The irony is that many people think it’s easier to let someone else decide, and in one sense it is: we can’t eat what we don’t have.  If I start craving chips on a Saturday afternoon and there are none in the house, then it’s a done deal: I’m not eating chips!  The difference is that there are no chips in my house because I decided not to buy them.  I made the decision that I am not eating them anymore.  Saying no to chips is easy now, but it sure as hell was not when I started! I’d avoid the chips and crackers aisle at the stores, and that was pretty easy because of how most stores are organized.  The bakery was a whole different story! At my store, the bakery is right next to the dairy and the eggs, so to get anything healthy- like the eggs or yogurt or cheese or even the cream for my coffee- I’d have to walk right by the bagels, the cookies, the carrot cake that I love! And there were too many times those other things ended up in my cart! But every time I looked at them and said “NO,” it got easier to say “NO” again.  I was deciding not to eat them! And I have decided over and over again, so now I not only have the strength and resolve to look at things like chips and garlic bread and carrot cake and know that I can resist them but i know that I don’t need to eat them; I don’t want to eat them; and even more importantly, these healthier choices have become a habit!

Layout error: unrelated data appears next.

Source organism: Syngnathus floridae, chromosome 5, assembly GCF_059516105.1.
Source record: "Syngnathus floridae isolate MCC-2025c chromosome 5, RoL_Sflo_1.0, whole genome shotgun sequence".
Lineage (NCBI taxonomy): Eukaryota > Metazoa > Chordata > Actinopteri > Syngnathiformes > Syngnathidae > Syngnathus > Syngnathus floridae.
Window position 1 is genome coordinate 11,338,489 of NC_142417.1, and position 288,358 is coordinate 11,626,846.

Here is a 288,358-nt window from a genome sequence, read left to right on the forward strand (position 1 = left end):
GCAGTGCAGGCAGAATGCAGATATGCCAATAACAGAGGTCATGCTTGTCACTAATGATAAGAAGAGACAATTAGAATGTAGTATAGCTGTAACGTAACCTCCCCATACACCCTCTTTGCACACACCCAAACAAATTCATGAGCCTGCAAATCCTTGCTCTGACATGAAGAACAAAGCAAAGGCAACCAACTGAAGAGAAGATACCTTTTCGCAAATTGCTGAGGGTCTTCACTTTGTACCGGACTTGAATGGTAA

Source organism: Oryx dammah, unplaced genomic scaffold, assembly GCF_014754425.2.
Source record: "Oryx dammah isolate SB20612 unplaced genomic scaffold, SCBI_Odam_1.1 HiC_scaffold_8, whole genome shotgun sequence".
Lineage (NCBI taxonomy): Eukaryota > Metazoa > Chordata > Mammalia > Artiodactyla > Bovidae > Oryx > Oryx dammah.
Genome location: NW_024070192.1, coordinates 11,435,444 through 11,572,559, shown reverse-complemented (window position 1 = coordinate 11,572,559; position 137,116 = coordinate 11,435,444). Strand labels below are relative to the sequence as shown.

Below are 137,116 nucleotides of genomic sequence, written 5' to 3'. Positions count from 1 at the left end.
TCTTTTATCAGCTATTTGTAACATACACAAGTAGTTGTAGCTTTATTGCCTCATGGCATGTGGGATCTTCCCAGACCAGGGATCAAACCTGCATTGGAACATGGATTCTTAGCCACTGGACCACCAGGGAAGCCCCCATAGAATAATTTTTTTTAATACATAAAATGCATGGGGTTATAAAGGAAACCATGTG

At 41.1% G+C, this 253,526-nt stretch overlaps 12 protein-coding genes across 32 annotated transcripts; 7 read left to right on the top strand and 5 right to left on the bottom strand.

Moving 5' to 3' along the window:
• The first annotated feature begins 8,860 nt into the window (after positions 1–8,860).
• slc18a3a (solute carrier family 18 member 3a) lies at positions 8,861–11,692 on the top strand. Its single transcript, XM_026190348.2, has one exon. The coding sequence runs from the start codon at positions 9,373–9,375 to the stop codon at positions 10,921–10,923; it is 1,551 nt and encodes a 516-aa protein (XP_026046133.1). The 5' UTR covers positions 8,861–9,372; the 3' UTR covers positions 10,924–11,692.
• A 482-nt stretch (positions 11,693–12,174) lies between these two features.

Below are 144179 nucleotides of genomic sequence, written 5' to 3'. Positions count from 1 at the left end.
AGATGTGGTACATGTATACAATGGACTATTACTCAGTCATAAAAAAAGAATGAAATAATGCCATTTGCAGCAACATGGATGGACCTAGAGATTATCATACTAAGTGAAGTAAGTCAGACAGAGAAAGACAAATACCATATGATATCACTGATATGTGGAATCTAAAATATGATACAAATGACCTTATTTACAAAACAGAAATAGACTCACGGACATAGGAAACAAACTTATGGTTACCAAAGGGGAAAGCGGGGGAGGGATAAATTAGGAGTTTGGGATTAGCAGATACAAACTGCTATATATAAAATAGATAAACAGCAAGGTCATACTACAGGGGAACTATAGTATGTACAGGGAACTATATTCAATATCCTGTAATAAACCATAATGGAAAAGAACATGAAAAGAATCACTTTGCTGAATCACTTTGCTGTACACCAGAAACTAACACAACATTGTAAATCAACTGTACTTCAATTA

When someone else makes all the hard choices for you, then you don’t build the strength and confidence you need to make the hard choices when it counts.  You get good at doing hard things by practicing, and if you get no practice, what do you learn? Not much! I didn’t learn a whole lot about ‘healthy eating’ or ‘healthy choices’ those three months I lived with my mom because the choice was never up to me! When you’re facing the hard choice at the restaurant or the grocery store, it’s all up to you, and you have to decide for yourself.  In the end, no one else can live your life for you.

Seeds of Confidence: Growing Slowly

We’ve all heard the saying “nothing succeeds like success.”  It’s one of those sayings we can all parrot but don’t really think about what they mean, if they mean anything at all. But, in my opinion, the idea is that success builds upon itself.  Think about it: we invest with companies and people who have a proven track record.  We know they can do what they said, so we feel confident in giving them our trust and our money.